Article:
By the time we got to the gates of the Centre, it was just before two o’clock. We found a place on a grass bank above the car park. The crowd had been gathered into two of the car parks in
front of the Centre; there were plenty of other parks for cars. I looked from the building ahead, its roofs folded one on top of the other like the scales on an armadillo, to the tower behind us
that led down into the walkway under the Clyde. We shared the last of the rolls – cheese and pickle, coronation chicken, ham and tomato – and sipped lemonade out of the bottle.
‘Look,’ Tom said, ‘they’ve got sound equipment after all.’
I said it was what I’d have expected, two big speakers, set up one on either side of the platform.
‘Thing is,’ Margaret said, ‘Labour refused to let them use a PA system.’
‘How could they do that? What has the Labour Party to do with the car parks?’
‘The council owns the SECC,’ Tom said.
He waited till the penny dropped, and then grinned. The Labour Party has run Glasgow for ever, it seems.
‘Well, they must have changed their mind,’ I said. ‘You can see the speakers.’
‘Or had it changed for them,’ Margaret said. ‘There was a demonstration a week ago, and they were told that not to have a PA system wouldn’t be safe.’
‘We got a leaflet about it,’ Tom said, ‘from CND a week ago.’
‘CND?’ I said.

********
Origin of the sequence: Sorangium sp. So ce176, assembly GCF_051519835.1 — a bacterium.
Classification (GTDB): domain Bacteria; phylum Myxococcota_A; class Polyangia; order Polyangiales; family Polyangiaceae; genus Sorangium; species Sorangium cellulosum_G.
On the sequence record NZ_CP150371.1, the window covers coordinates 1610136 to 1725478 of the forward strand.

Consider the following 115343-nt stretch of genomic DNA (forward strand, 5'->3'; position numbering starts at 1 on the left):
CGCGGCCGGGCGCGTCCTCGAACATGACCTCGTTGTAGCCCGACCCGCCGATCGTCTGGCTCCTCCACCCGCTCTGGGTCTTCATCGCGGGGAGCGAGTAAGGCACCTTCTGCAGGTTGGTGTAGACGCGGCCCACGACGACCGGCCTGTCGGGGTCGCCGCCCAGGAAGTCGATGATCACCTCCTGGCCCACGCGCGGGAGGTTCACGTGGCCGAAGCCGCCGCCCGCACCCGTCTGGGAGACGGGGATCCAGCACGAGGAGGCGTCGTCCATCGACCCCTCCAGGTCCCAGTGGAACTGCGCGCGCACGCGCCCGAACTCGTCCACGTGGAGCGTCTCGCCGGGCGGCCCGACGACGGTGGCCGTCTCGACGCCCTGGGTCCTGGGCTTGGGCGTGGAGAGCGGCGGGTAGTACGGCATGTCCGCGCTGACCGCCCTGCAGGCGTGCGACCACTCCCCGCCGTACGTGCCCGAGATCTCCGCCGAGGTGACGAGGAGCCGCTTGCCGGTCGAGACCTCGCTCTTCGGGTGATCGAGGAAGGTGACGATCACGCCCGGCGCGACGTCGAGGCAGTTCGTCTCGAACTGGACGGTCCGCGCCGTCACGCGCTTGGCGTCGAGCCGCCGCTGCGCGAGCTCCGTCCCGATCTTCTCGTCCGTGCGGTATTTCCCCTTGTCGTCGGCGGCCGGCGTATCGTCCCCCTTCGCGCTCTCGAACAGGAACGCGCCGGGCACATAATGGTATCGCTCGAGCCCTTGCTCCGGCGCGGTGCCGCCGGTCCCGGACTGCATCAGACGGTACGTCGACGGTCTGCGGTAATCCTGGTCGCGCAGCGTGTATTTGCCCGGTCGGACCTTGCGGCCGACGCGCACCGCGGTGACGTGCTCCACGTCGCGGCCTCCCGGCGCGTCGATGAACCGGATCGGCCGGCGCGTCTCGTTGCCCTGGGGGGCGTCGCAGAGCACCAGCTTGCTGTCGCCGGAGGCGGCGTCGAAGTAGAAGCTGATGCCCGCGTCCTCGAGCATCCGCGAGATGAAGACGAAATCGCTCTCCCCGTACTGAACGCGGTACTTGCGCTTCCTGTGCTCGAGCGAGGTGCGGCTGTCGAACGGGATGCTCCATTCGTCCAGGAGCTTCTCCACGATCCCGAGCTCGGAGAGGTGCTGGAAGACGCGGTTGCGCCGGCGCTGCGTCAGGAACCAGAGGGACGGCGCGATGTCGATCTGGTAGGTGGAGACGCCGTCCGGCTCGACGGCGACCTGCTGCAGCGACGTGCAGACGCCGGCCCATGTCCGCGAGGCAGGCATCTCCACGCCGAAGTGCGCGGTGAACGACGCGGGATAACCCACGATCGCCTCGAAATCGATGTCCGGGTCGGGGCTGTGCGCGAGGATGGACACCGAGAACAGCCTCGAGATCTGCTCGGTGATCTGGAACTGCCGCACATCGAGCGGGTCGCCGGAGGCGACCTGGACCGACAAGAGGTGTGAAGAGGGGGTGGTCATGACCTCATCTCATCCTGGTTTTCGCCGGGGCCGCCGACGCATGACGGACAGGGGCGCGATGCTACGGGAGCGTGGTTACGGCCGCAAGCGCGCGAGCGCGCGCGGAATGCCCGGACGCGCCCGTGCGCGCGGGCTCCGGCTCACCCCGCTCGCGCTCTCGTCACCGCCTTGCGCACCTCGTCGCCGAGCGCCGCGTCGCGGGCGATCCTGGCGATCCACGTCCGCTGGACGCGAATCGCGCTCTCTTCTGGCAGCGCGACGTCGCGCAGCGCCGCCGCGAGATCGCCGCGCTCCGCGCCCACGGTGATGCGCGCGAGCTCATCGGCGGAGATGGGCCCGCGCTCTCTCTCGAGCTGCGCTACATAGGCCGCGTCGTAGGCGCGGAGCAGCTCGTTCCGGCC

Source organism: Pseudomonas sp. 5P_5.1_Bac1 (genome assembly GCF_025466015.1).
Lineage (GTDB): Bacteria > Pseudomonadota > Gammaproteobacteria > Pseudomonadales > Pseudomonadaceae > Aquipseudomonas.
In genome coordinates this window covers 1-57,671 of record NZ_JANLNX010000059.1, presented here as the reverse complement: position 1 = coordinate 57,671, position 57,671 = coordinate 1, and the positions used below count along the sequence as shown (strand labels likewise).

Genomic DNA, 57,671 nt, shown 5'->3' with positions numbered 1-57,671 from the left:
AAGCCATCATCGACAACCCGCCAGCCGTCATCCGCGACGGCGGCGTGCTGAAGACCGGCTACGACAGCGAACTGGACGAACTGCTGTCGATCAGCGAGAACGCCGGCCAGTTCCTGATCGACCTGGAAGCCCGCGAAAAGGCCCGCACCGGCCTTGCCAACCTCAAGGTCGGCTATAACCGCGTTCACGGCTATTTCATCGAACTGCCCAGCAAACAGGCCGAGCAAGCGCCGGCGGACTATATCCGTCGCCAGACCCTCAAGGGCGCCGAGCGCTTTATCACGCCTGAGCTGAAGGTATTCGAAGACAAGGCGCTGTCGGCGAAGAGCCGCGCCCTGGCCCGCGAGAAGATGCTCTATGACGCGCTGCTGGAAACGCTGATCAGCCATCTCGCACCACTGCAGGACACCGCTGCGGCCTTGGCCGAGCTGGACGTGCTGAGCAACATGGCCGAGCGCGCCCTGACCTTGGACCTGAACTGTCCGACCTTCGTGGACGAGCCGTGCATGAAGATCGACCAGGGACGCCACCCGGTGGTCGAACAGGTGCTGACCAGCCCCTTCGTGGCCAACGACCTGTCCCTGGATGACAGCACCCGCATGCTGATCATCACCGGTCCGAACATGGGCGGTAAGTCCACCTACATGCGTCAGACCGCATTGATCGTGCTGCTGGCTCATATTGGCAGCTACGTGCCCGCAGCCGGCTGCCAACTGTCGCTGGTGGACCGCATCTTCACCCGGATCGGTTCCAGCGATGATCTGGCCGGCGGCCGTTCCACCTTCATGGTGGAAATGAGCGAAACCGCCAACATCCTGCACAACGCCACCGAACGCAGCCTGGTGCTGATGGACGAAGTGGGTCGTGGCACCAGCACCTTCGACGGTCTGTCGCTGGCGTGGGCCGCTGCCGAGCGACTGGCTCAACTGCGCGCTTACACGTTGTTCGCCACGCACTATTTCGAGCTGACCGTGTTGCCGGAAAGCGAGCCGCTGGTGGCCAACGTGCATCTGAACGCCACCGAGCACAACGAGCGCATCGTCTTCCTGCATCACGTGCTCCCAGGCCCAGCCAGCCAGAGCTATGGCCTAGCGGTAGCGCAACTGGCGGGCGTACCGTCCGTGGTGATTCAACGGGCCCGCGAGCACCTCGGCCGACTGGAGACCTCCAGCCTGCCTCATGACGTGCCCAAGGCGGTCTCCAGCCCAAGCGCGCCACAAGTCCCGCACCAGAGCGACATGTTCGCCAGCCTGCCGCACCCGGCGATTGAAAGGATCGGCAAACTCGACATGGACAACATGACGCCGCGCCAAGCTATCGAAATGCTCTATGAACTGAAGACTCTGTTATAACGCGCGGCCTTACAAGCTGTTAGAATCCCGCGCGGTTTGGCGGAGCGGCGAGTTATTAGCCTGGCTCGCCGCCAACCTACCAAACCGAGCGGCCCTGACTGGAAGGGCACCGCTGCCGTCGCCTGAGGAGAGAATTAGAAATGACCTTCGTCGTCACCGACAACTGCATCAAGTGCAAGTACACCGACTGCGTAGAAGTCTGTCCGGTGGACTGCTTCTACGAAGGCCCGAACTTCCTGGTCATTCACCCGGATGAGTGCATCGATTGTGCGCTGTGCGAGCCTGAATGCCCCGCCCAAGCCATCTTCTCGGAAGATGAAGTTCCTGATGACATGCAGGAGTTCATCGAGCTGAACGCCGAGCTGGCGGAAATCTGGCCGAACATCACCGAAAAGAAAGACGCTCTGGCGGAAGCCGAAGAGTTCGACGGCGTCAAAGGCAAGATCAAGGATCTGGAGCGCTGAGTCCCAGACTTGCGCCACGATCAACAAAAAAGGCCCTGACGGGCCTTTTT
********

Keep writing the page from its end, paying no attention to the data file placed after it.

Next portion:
‘Ageing hippies, that’s us,’ Tom said. ‘I know.’
Across the murmur of the crowd, the sound system carried the voice of a man who’d been introduced as a councillor. ‘I’ve just been told the police estimate there are
twenty-seven thousand people here. Well, all I can say is, the Glasgow police cannae count!’
‘Right enough,’ Tom said. ‘Comparing this with the big football crowds they used to get, I’d say there was three times that. Maybe more.’
After that we listened for a while to the voices booming from the little figures on the platform. John Swinney, leader of the SNP, talked about the need for a UN resolution; a man from the TUC
spoke, and then the leader of the Fire Brigades Union. Like the preacher and sin, all of them it seemed were against going to war in Iraq. After about an hour, the voices got fainter, as if the
address system was using batteries and they were running down. By the time it got to Tommy Sheridan, the Socialist leader, you couldn’t make out what he was saying, though even at a distance
you could tell he cared, which made me envy him. Nice to feel that anything mattered that much.
By this time, it was about three o’clock and Margaret said her back was sore with standing. There didn’t seem anything to stay for, though as we left people were still streaming into
the car parks. It was good to be strolling along on a fine afternoon, it still felt like being part of a crowd. Somewhere up ahead there was a guy with a trombone and every so often he gave us a
‘Pity about the Jericho Rumpus,’ Tom said.
‘Is that what he’s playing?’
‘The guy with the trombone.’
Tom smiled reluctantly. It was Margaret who realised I wasn’t trying to be funny. Truth is, I’m tone-deaf; I was willing to believe anything.
‘Everybody was supposed to bring something to make a noise,’ she said. ‘Pans, drums, whatever. The rumpus would start up about half past one and the idea was that Blair would
hear it inside the hall while he was speaking.’
‘Except that he changed the time. They got his speech before they’d digested their ham and eggs, and by eleven in the morning he was on his way back to London.’